- The Washington Times - Thursday, August 9, 2001

The chairman of the Consumer Product Safety Commission said yesterday she will step down in November, but President Bush will likely demote her before she quits.
Democrat Ann Brown, a friend and ally of Sen. Hillary Rodham Clinton, said she intends to leave the CPSC on Nov. 1. Her term does not expire until 2006.
"Nobody would be more pleased than I would if President Bush uses this opportunity to appoint a new chairman who shares his philosophy," Mrs. Brown said in a statement.
The White House indicated yesterday it won't wait for Mrs. Brown to leave the agency.
"Despite her announcement, we've determined we can remove her [as chairman] and we will probably pursue that," an administration source said. "November's a long way away."
Mr. Bush wanted to replace Mrs. Brown as chairman with Mary Sheila Gall, a Republican CPSC commissioner since 1991. But Mrs. Clinton, New York Democrat, led opposition to Miss Gall's nomination, saying it would be like hiring "a lifeguard who can't swim."
The Democrat-led Senate Commerce, Science and Transportation Committee defeated Miss Gall's nomination last week on a strict party-line vote the first Bush nomination to be rejected. One of Mrs. Brown's former top aides at the CPSC worked with committee Democrats to torpedo the nomination.
Senate Democrats criticized Miss Gall for siding with manufacturers on too many cases before the commission, which determines safety standards for products and can recall unsafe products to protect consumers from death and injury.
Miss Gall in 1998 was unanimously confirmed to her second term on the CPSC when nominated by President Clinton. Republicans said this time she was the victim of a "witch hunt."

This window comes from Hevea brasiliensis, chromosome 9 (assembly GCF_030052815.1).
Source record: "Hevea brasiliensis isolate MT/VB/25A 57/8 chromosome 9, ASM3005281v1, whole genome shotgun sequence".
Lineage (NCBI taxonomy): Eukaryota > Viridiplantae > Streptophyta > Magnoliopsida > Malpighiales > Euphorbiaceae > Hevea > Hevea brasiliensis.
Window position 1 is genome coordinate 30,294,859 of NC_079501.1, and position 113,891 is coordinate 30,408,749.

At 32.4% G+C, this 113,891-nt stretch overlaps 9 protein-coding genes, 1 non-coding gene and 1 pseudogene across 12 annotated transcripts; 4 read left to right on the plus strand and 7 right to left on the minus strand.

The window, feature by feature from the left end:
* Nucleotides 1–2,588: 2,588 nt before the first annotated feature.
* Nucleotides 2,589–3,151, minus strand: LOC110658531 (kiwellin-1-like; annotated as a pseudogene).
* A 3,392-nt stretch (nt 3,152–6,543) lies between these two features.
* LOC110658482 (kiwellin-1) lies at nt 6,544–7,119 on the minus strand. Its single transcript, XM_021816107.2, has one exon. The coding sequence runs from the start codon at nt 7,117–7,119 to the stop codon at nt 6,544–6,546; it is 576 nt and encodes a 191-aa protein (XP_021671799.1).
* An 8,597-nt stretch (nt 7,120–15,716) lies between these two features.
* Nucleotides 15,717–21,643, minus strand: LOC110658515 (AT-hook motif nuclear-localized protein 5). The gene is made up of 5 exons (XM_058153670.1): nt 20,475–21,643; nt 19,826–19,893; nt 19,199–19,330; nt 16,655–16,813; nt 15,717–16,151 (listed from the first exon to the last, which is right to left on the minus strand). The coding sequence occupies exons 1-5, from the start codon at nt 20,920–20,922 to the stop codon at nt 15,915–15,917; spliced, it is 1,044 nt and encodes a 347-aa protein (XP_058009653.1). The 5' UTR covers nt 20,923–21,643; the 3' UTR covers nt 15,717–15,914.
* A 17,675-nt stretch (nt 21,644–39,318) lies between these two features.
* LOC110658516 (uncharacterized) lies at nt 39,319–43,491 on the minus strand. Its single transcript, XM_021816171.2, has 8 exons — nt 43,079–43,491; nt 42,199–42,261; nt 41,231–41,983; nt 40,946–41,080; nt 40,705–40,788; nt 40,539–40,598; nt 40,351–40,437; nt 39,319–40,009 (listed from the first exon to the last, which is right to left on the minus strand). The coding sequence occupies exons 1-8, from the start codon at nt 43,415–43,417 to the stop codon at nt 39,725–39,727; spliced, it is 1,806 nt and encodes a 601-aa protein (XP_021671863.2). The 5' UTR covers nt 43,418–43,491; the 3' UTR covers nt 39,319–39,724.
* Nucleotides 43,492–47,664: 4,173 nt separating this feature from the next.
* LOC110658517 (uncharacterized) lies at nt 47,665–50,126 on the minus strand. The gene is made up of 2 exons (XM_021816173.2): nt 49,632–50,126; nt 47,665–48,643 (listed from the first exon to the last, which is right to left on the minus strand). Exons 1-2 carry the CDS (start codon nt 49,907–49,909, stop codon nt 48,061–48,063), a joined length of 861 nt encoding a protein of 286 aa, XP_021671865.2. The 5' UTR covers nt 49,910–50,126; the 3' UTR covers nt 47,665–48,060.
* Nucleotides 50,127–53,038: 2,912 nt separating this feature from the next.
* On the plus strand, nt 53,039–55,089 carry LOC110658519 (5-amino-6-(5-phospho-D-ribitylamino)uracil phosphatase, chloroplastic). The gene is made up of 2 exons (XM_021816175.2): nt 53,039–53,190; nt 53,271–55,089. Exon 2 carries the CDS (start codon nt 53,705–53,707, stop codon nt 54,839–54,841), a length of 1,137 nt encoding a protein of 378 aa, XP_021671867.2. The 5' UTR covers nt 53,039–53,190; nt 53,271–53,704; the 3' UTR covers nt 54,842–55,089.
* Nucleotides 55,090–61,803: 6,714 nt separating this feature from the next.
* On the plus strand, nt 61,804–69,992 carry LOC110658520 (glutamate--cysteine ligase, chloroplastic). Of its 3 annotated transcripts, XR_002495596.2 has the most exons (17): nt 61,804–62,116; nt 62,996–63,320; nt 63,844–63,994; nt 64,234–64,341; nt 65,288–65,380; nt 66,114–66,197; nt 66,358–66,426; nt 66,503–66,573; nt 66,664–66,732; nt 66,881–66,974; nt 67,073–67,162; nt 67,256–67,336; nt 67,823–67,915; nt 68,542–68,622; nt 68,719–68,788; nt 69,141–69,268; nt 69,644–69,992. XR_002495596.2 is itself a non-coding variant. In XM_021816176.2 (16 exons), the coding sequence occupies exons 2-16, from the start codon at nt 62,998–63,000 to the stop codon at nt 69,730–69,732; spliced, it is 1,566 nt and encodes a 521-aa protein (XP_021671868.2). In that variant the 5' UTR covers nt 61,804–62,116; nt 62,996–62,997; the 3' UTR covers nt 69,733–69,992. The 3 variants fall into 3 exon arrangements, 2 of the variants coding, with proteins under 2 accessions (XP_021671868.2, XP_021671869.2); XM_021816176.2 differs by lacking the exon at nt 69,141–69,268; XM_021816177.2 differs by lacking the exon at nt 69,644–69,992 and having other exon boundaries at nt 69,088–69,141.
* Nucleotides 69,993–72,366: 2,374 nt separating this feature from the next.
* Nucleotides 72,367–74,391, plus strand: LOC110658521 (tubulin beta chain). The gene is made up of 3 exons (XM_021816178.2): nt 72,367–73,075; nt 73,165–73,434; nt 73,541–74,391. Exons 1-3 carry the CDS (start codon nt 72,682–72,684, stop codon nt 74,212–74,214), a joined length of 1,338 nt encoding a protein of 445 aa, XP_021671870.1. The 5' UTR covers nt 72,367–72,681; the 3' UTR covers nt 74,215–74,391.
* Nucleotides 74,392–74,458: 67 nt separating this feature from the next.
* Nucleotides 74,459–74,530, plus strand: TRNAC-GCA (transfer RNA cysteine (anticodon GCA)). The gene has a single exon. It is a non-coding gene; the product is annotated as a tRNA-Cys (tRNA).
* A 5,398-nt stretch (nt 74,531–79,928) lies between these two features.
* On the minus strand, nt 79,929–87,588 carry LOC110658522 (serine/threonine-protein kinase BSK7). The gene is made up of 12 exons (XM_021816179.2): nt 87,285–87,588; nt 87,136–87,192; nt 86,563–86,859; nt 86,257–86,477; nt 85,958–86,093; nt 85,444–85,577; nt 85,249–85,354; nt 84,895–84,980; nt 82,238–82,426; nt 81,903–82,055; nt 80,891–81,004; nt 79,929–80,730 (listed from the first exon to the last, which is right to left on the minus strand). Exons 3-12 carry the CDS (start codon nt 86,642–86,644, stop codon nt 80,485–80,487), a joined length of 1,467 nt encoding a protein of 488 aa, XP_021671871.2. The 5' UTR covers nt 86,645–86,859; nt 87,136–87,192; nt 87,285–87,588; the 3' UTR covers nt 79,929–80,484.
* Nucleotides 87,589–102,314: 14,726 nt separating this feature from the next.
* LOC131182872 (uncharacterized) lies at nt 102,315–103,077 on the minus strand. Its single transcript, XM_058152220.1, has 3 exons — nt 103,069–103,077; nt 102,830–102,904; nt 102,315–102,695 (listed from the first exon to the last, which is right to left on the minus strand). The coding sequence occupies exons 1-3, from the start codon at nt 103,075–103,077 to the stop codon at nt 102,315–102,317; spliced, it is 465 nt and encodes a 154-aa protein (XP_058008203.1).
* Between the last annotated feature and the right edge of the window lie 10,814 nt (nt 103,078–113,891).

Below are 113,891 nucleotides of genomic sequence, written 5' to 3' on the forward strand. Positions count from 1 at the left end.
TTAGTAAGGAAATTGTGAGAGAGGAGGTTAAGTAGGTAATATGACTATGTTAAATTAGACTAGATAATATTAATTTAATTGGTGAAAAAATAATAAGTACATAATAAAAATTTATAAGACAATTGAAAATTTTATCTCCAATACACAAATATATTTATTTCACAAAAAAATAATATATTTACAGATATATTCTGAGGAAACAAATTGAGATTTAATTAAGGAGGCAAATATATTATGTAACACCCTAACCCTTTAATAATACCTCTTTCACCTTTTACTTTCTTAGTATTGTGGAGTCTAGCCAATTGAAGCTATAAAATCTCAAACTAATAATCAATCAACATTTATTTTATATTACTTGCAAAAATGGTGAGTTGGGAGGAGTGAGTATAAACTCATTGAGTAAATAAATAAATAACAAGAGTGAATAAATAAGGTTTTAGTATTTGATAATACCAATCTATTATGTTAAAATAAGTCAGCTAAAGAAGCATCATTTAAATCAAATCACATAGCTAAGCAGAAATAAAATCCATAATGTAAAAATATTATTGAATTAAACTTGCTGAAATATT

The White House said last week it does not plan to install Miss Gall with a recess appointment, an option for a president when Congress is not in session. Mr. Bush also could renominate Miss Gall as chairman, but Republican sources would not comment yesterday on the likelihood of a renomination or speculate on other possible nominees.
Mr. Bush, working on a Habitat for Humanity project in Texas, told reporters yesterday he wasn't going to talk about the matter.
"The only thing I've got in mind today is to encourage America to volunteer in their neighborhoods," he said.
Mrs. Brown, who was appointed by President Clinton in 1994, did not say whether she would remain on the commission until November if demoted by Mr. Bush.
Senate Minority Leader Trent Lott, Mississippi Republican, urged the White House to remove Mrs. Brown as chairman after Democrats defeated Miss Gall's nomination. Senate Republicans over the August recess will consider trying to force Majority Leader Tom Daschle, South Dakota Democrat, to bring up Miss Gall's nomination for a vote by the full Senate, a move he opposes.
"It is clear that we need a new chairman of the Consumer Product Safety Commission immediately," said Lott spokesman Ronald Bonjean.
"Senator Lott is disappointed that Mary Sheila Gall, who is a clearly qualified candidate, has not been confirmed by the Senate due to personal partisan attacks," he said.
Mrs. Brown and her husband, Donald, a wealthy Florida real estate developer, are big Democratic donors with homes in Bethesda and in Palm Beach Gardens, Fla. They have been friends of the Clintons for several years; Mr. Brown even attended a birthday party for President Clinton on Martha's Vineyard.
Federal Election Commission records show the couple has donated nearly $100,000 to the Democratic Party and to individual Democratic candidates since 1992.
Mrs. Brown said when she leaves the commission she will develop a nonprofit foundation called a "Safer America for Everyone" to encourage industry to make products safer.
Before leaving, Mrs. Brown said she has some unfinished business.
These include a major recall, or a lawsuit, of a "very dangerous product" that killed and maimed children, Mrs. Brown said.
She did not disclose which product that was.
She also said she wants manufacturers to redesign baby bath seats to prevent children from drowning, and to develop a new standard for bed rails to prevent children from suffocating when their heads get trapped between the rail and the bed.
"I plan to devote the coming months to working on these very important matters and others," Mrs. Brown said. "What we do at the CPSC is keep families and children safe."
This article is based in part on wire service reports.

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